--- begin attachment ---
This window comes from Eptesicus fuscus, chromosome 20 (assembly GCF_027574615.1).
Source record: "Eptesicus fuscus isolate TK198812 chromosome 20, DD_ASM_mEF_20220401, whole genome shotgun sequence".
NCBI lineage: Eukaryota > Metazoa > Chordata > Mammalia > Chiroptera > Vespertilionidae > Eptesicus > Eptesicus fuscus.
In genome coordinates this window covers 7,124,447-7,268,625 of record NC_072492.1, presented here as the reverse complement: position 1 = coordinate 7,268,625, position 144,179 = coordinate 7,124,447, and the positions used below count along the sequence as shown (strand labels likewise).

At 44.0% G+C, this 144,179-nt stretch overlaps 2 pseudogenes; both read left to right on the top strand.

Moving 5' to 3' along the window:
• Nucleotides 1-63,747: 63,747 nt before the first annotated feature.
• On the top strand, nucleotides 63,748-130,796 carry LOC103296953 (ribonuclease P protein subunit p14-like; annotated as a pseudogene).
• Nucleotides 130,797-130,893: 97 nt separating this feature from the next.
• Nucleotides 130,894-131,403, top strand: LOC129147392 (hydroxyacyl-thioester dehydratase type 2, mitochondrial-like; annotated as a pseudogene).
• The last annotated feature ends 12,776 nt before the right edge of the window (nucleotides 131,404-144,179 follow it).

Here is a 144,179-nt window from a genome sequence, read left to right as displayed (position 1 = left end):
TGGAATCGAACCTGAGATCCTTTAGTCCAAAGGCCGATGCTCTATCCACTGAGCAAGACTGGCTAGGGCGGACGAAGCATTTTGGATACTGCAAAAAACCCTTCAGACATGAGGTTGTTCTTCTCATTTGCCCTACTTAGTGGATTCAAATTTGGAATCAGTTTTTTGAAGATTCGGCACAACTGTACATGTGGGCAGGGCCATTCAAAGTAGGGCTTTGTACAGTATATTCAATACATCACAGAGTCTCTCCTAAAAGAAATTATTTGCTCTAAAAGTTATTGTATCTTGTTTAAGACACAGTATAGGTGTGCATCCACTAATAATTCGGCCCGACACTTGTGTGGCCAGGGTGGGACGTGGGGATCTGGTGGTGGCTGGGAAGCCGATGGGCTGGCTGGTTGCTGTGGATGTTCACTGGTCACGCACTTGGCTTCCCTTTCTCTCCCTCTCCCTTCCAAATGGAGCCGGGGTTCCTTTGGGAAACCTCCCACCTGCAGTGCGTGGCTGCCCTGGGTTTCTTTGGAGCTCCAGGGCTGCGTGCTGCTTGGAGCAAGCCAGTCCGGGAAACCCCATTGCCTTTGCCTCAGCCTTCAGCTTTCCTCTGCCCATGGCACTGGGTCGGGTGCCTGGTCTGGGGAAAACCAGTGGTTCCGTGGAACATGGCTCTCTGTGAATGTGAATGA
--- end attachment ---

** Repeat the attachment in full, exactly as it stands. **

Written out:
This window comes from Eptesicus fuscus, chromosome 20 (assembly GCF_027574615.1).
Source record: "Eptesicus fuscus isolate TK198812 chromosome 20, DD_ASM_mEF_20220401, whole genome shotgun sequence".
NCBI lineage: Eukaryota > Metazoa > Chordata > Mammalia > Chiroptera > Vespertilionidae > Eptesicus > Eptesicus fuscus.
In genome coordinates this window covers 7,124,447-7,268,625 of record NC_072492.1, presented here as the reverse complement: position 1 = coordinate 7,268,625, position 144,179 = coordinate 7,124,447, and the positions used below count along the sequence as shown (strand labels likewise).

At 44.0% G+C, this 144,179-nt stretch overlaps 2 pseudogenes; both read left to right on the top strand.

Moving 5' to 3' along the window:
• Nucleotides 1-63,747: 63,747 nt before the first annotated feature.
• On the top strand, nucleotides 63,748-130,796 carry LOC103296953 (ribonuclease P protein subunit p14-like; annotated as a pseudogene).
• Nucleotides 130,797-130,893: 97 nt separating this feature from the next.
• Nucleotides 130,894-131,403, top strand: LOC129147392 (hydroxyacyl-thioester dehydratase type 2, mitochondrial-like; annotated as a pseudogene).
• The last annotated feature ends 12,776 nt before the right edge of the window (nucleotides 131,404-144,179 follow it).

Here is a 144,179-nt window from a genome sequence, read left to right as displayed (position 1 = left end):
TGGAATCGAACCTGAGATCCTTTAGTCCAAAGGCCGATGCTCTATCCACTGAGCAAGACTGGCTAGGGCGGACGAAGCATTTTGGATACTGCAAAAAACCCTTCAGACATGAGGTTGTTCTTCTCATTTGCCCTACTTAGTGGATTCAAATTTGGAATCAGTTTTTTGAAGATTCGGCACAACTGTACATGTGGGCAGGGCCATTCAAAGTAGGGCTTTGTACAGTATATTCAATACATCACAGAGTCTCTCCTAAAAGAAATTATTTGCTCTAAAAGTTATTGTATCTTGTTTAAGACACAGTATAGGTGTGCATCCACTAATAATTCGGCCCGACACTTGTGTGGCCAGGGTGGGACGTGGGGATCTGGTGGTGGCTGGGAAGCCGATGGGCTGGCTGGTTGCTGTGGATGTTCACTGGTCACGCACTTGGCTTCCCTTTCTCTCCCTCTCCCTTCCAAATGGAGCCGGGGTTCCTTTGGGAAACCTCCCACCTGCAGTGCGTGGCTGCCCTGGGTTTCTTTGGAGCTCCAGGGCTGCGTGCTGCTTGGAGCAAGCCAGTCCGGGAAACCCCATTGCCTTTGCCTCAGCCTTCAGCTTTCCTCTGCCCATGGCACTGGGTCGGGTGCCTGGTCTGGGGAAAACCAGTGGTTCCGTGGAACATGGCTCTCTGTGAATGTGAATGA